From The Economist, the dragon in the backyard: Latin America is tilting towards China, Iran and the global “south” — and away from the United States; and more on Latin America's new alliances: Whose side is Brazil on? (and more) The Cult of the Caudillo: The strongman may be Latin America’s most important contribution to political science. A review of The New Latin American Left: Utopia Reborn (and more and more and more); and a review of Twenty Theses on Politics by Enrique Dussel. A review of Reclaiming Latin America: Experiments in Radical Social Democracy (and more). Jorge Lanzaro on how social democracy lives in Latin America. Mirror Image: Latin America isn't tilting left, it's tilting right. A review of The World of Lucha Libre: Secrets, Revelations, and Mexican National Identity by Heather Levi. What has changed 30 years after Nicaragua's revolution? (and more) An article on Puerto Rican nationalism and the drift towards US statehood. A look at the myths and costs of the Cuban Revolution. An excerpt from Cuba: How the Workers and Peasants Made the Revolution by Chris Slee. Gustavo Villoldo hunted revolutionary leader Che Guevara — his new weapon: a $1 billion judgment against Fidel. A review of Che’s Afterlife: The Legacy of an Image by Michael Casey. An article on the reawakening of Afro-Argentine culture. Daniel Gross on how how Peru made the right economic moves


From BJWA, Aharon Klieman (Tel-Aviv): “Middle Easterner”: A Regionalism Denied; and Mahfoud Amara (Loughborough): The Muslim World in the Global Sporting Arena. From Middle East Quarterly, an article on Western Sahara and the self-determination debate. Libya's regime at 40: Colonel Gaddafi's domain, now opening to the world, is more protection-racket than modern state; and an embarrassing soap-opera of two presidential daughters in Egypt sums up the Arab predicament. Is anyone listening to what the Arabs are saying about Israel? From City Journal, Silicon Israel: How market capitalism saved the Jewish state; and a review of The Israel Test by George Gilder. Who watches the watchers?: An article on anti-democratic Israel advocacy. From Moment, the first part of a special series on Israel's Arab citizens: "From Arab to Palestinian Israeli". Surfing has spread across the globe but foundered in Gaza, despite attempts to launch a club behind the Israeli blockade. After travelling from the steamy chaos of Beirut to the streamlined gleam of Dubai, Salma Abdelnour finds herself wistfully looking back. A review of Dubai: The Story of the World’s Fastest City by Jim Krane. Off the deep end: Fast Company takes a look at the decline of Dubai (and more and more). Postcard from Sana'a: Is Yemen chewing itself to death?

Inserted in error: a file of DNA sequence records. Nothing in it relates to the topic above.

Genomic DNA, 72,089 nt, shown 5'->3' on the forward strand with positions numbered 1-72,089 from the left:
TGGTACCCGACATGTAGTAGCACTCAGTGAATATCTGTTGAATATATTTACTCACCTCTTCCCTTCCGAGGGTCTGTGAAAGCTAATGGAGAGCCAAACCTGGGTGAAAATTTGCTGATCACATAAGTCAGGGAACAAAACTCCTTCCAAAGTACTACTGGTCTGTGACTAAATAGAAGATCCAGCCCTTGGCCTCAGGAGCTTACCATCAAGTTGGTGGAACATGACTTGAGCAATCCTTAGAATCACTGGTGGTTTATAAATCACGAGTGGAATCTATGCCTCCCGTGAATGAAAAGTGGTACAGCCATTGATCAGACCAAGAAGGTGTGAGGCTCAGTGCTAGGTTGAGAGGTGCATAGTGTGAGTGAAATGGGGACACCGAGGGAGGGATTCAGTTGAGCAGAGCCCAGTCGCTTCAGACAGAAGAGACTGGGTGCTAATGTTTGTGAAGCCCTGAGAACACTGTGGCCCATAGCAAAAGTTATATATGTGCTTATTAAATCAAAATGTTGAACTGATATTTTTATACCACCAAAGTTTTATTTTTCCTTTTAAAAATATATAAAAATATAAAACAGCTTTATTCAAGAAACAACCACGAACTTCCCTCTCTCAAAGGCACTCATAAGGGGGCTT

The Icelandic baby boom is all down to economics: "Many of us have sought solace in love and sex". Why does everyone want to be Irish? From Angela's Ashes to "Who Do You Think You Are?", the Emerald Isle is still a reliable source of self-pity (and a look at Ireland and its various Dark Ages). An article on the Spanish enclave of Ceuta, the border-fence of Europe. The Barbarous Black Skeleton: The Eiffel Tower, now the iconic symbol of Paris, was despised at first for being too American (and more and more). Where's the Belgian pride? On National Day, Belgians barely lift a flag. Here's the truth about Amsterdam's coffeeshop culture — because you can see museums and canals anywhere. How is it that a small German town has ties to almost all of Europe's royal families? The precedents for disgraced imperial superpowers are many, so how have the once-violent Danes become a docile, perfectly socialized society? An article on Scandinavia’s loser towns: Will the last one out please switch off the light? Entering the Yugosphere: Almost 20 years after political bonds were severed by war, day-to-day links between companies, professions and individuals are quietly being restored. From Slate, a dispatch from Albania, the Muslim world's most pro-American state. From Forbes, an article on Europe's most idyllic places to live.


Uradyn E. Bulag (Hunter): Where is East Asia? Central Asian and Inner Asian Perspectives on Regionalism. From TNR, a review of Empires of the Silk Road: A History of Central Eurasia from the Bronze Age to the Present by Christopher I. Beckwith. Central Asia was once the “land of a thousand cities” and home to some of the world’s most renowned scientists, poets, and philosophers; today it is seen mostly as a harsh backwater. A review of Out of Steppe: The Lost Peoples of Central Asia by Daniel Metcalfe (and more). From Asia Times, a look at how the US is stepping up its Central Asian tango. An article on the battle of the bases in Central Asia. An article on Kyrgyzstan: How America gained a base and lost a country. An article on Kyrgyzstan, the heartbreak capital of Central Asia — seeming in the mid-2000s to be moving towards democracy, now descending into authoritarianism, and a contender for the title of most obscure former Soviet republic becoming prime real estate. Courting Turkmenistan: How Central Asia's "hermit kingdom" became the biggest prize in Europe's energy wars. Kristen Hoggatt had never heard of Uzbekistan, but she felt so guilty for being alive that she just wanted to work somewhere, anywhere (and more). The Silk Road unravels: Along the historic route that facilitated the movement of trade, ideas and cultures, governments are playing politics with an endangered history.

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